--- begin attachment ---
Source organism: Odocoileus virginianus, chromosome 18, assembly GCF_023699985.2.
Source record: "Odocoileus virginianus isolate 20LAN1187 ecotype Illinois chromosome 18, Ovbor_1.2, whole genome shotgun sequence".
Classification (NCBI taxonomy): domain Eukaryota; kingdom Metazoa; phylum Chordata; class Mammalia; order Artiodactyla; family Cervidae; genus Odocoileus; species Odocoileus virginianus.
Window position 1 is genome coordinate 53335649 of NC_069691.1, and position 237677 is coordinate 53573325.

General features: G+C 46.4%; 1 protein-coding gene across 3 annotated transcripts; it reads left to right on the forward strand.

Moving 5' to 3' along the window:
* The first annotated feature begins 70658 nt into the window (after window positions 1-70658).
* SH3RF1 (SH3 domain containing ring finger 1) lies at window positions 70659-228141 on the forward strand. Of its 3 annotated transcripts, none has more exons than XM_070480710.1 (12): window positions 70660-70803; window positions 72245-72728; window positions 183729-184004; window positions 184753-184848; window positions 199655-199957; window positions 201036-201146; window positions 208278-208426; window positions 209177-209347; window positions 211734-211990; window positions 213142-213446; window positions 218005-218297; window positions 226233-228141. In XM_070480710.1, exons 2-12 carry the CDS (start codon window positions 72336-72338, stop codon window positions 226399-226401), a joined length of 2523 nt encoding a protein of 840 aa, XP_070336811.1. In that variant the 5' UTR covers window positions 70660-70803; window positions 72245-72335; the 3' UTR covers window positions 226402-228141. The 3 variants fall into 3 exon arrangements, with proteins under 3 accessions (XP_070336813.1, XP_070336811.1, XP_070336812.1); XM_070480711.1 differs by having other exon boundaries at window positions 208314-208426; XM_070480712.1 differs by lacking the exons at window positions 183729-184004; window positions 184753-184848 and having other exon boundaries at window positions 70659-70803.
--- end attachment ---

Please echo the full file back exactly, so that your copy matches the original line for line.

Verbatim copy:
Source organism: Odocoileus virginianus, chromosome 18, assembly GCF_023699985.2.
Source record: "Odocoileus virginianus isolate 20LAN1187 ecotype Illinois chromosome 18, Ovbor_1.2, whole genome shotgun sequence".
Classification (NCBI taxonomy): domain Eukaryota; kingdom Metazoa; phylum Chordata; class Mammalia; order Artiodactyla; family Cervidae; genus Odocoileus; species Odocoileus virginianus.
Window position 1 is genome coordinate 53335649 of NC_069691.1, and position 237677 is coordinate 53573325.

General features: G+C 46.4%; 1 protein-coding gene across 3 annotated transcripts; it reads left to right on the forward strand.

Moving 5' to 3' along the window:
* The first annotated feature begins 70658 nt into the window (after window positions 1-70658).
* SH3RF1 (SH3 domain containing ring finger 1) lies at window positions 70659-228141 on the forward strand. Of its 3 annotated transcripts, none has more exons than XM_070480710.1 (12): window positions 70660-70803; window positions 72245-72728; window positions 183729-184004; window positions 184753-184848; window positions 199655-199957; window positions 201036-201146; window positions 208278-208426; window positions 209177-209347; window positions 211734-211990; window positions 213142-213446; window positions 218005-218297; window positions 226233-228141. In XM_070480710.1, exons 2-12 carry the CDS (start codon window positions 72336-72338, stop codon window positions 226399-226401), a joined length of 2523 nt encoding a protein of 840 aa, XP_070336811.1. In that variant the 5' UTR covers window positions 70660-70803; window positions 72245-72335; the 3' UTR covers window positions 226402-228141. The 3 variants fall into 3 exon arrangements, with proteins under 3 accessions (XP_070336813.1, XP_070336811.1, XP_070336812.1); XM_070480711.1 differs by having other exon boundaries at window positions 208314-208426; XM_070480712.1 differs by lacking the exons at window positions 183729-184004; window positions 184753-184848 and having other exon boundaries at window positions 70659-70803.